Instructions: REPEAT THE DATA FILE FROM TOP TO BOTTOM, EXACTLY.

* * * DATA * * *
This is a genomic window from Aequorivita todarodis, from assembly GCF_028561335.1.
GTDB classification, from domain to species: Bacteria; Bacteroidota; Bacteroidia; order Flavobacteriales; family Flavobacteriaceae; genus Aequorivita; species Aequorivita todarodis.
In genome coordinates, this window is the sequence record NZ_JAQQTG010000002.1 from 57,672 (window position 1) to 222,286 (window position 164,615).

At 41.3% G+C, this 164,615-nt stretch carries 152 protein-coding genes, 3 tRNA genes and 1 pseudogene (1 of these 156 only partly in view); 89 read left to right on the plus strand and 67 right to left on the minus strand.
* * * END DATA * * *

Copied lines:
This is a genomic window from Aequorivita todarodis, from assembly GCF_028561335.1.
GTDB classification, from domain to species: Bacteria; Bacteroidota; Bacteroidia; order Flavobacteriales; family Flavobacteriaceae; genus Aequorivita; species Aequorivita todarodis.
In genome coordinates, this window is the sequence record NZ_JAQQTG010000002.1 from 57,672 (window position 1) to 222,286 (window position 164,615).

At 41.3% G+C, this 164,615-nt stretch carries 152 protein-coding genes, 3 tRNA genes and 1 pseudogene (1 of these 156 only partly in view); 89 read left to right on the plus strand and 67 right to left on the minus strand.